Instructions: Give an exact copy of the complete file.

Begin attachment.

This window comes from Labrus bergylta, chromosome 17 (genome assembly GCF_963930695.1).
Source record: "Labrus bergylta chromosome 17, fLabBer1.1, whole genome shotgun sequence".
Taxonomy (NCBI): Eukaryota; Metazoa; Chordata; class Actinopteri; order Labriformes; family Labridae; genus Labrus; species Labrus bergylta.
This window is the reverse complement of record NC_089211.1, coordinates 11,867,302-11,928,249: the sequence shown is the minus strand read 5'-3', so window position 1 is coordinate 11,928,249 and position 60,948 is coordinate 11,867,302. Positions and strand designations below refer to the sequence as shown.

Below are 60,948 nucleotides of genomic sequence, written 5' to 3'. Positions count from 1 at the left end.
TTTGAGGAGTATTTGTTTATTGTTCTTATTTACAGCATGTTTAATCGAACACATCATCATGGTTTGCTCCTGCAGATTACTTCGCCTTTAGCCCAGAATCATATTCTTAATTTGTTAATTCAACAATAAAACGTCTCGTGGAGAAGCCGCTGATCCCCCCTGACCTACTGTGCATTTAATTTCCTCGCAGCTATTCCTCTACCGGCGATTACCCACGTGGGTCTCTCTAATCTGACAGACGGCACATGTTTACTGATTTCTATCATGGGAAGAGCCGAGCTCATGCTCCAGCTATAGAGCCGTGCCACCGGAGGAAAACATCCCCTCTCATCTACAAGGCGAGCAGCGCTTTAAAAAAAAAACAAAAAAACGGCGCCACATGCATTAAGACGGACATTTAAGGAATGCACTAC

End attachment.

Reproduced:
This window comes from Labrus bergylta, chromosome 17 (genome assembly GCF_963930695.1).
Source record: "Labrus bergylta chromosome 17, fLabBer1.1, whole genome shotgun sequence".
Taxonomy (NCBI): Eukaryota; Metazoa; Chordata; class Actinopteri; order Labriformes; family Labridae; genus Labrus; species Labrus bergylta.
This window is the reverse complement of record NC_089211.1, coordinates 11,867,302-11,928,249: the sequence shown is the minus strand read 5'-3', so window position 1 is coordinate 11,928,249 and position 60,948 is coordinate 11,867,302. Positions and strand designations below refer to the sequence as shown.

Below are 60,948 nucleotides of genomic sequence, written 5' to 3'. Positions count from 1 at the left end.
TTTGAGGAGTATTTGTTTATTGTTCTTATTTACAGCATGTTTAATCGAACACATCATCATGGTTTGCTCCTGCAGATTACTTCGCCTTTAGCCCAGAATCATATTCTTAATTTGTTAATTCAACAATAAAACGTCTCGTGGAGAAGCCGCTGATCCCCCCTGACCTACTGTGCATTTAATTTCCTCGCAGCTATTCCTCTACCGGCGATTACCCACGTGGGTCTCTCTAATCTGACAGACGGCACATGTTTACTGATTTCTATCATGGGAAGAGCCGAGCTCATGCTCCAGCTATAGAGCCGTGCCACCGGAGGAAAACATCCCCTCTCATCTACAAGGCGAGCAGCGCTTTAAAAAAAAAACAAAAAAACGGCGCCACATGCATTAAGACGGACATTTAAGGAATGCACTAC